Steel liner panels are most typically 29 gauge steel weighing in around 0.6 psf.

Your five psf BCDL (bottom chord dead load) has to also account, in part, for weight of your trusses and bottom chord bracing, as well as any electrical and light fixtures. Most often this is considered to be a pound per square foot. This is going to put your proposed use of cellulose right at capacity, without any remaining margin for error.

Wood Preservative

What I Learned Today – Wood Preservative

Hansen Pole Buildings’ Designer Rachel had an interesting story today.

She reported, “A builder says he uses Borax around the bottom of the steel.  I thought this was strange and he didn’t say why he was using it.”

Being the naturally curious sort, Rachel started researching on the internet, and this is what she found:

Pressure preservative treated lumber is what most of us recognize as a piece of treated wood. The treating process forces chemicals, under pressure, into the wood fibers – which inhibits decay by making the wood inedible to termites and impervious to mold and decay fungi.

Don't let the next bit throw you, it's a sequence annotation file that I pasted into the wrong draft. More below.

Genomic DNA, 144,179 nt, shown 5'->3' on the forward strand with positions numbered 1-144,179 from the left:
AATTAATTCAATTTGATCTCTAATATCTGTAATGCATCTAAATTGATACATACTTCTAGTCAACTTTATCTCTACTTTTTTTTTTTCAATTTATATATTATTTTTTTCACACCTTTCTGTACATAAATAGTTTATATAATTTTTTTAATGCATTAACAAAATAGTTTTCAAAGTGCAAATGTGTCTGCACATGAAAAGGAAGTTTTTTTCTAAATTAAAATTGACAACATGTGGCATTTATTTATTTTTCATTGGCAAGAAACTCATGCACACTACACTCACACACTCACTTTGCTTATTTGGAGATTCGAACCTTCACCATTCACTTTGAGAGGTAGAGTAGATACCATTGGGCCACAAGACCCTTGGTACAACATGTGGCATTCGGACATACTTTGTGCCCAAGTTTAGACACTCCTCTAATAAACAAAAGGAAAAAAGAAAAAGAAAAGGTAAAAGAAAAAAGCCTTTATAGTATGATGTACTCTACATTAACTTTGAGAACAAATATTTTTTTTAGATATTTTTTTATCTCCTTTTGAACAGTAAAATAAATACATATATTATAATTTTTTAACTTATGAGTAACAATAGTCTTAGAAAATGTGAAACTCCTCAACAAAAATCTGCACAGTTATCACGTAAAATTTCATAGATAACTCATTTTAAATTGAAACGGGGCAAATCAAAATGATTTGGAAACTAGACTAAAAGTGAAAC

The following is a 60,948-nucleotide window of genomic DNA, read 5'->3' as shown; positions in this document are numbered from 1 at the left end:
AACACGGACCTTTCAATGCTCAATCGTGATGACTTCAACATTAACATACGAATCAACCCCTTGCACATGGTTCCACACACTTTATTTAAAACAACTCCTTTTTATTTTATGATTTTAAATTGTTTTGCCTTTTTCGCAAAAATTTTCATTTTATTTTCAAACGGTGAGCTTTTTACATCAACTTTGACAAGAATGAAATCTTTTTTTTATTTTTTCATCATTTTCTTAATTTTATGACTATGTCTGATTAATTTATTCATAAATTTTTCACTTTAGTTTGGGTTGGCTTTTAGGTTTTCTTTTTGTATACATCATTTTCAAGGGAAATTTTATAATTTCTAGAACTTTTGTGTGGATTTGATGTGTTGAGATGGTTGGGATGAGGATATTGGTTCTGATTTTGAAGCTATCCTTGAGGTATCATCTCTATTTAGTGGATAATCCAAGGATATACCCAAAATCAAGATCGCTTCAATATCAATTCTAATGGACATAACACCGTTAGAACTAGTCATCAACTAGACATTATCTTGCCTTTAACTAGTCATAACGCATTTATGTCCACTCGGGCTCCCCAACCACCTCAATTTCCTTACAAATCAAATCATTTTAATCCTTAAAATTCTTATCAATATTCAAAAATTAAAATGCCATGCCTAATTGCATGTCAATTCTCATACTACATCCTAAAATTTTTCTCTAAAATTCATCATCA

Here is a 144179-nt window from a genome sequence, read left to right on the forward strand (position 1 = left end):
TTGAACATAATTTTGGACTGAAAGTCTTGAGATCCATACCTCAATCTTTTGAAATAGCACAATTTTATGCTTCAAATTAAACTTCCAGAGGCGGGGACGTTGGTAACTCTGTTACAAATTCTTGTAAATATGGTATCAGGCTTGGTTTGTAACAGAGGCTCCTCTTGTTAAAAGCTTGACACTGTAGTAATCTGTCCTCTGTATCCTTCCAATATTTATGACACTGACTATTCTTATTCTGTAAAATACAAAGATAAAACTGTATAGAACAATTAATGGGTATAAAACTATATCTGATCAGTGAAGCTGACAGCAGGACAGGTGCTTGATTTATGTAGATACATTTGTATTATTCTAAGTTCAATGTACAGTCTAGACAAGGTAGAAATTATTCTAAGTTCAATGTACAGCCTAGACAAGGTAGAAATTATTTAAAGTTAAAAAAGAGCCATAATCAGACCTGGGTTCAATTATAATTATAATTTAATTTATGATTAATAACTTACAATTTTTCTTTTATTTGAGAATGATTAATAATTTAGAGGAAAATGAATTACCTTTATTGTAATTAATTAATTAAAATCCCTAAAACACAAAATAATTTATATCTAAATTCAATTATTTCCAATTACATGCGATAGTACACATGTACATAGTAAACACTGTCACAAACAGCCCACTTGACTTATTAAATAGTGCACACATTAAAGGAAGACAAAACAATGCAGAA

BoraxRachel discovered raw (untreated) lumber can be manually treated with a solution of 10 ounces of 20 Mule Team® Borax dissolved and well mixed into a gallon of water. Once mixed, the Borax solution is to be sprayed onto lumber and a gallon should do about 250 board feet of lumber.

Me, being old enough to remember “Death Valley Days” presented by Ronald Reagan or Dale Robertson and narrated by Merle Haggard – this is the only other thing I associated with 20 Mule Team® Borax.

In doing further research, I found that boric acid of borate treatments kills the protozoa which live in the digestive tracts of termites. Since those protozoa are responsible for digesting the wood a termite eats, their death makes it impossible for termites to garner any nutrition from eating. However, unless borate treatments are applied when a structure is built, they should not be used. Borate treatments applied to established buildings are largely ineffective.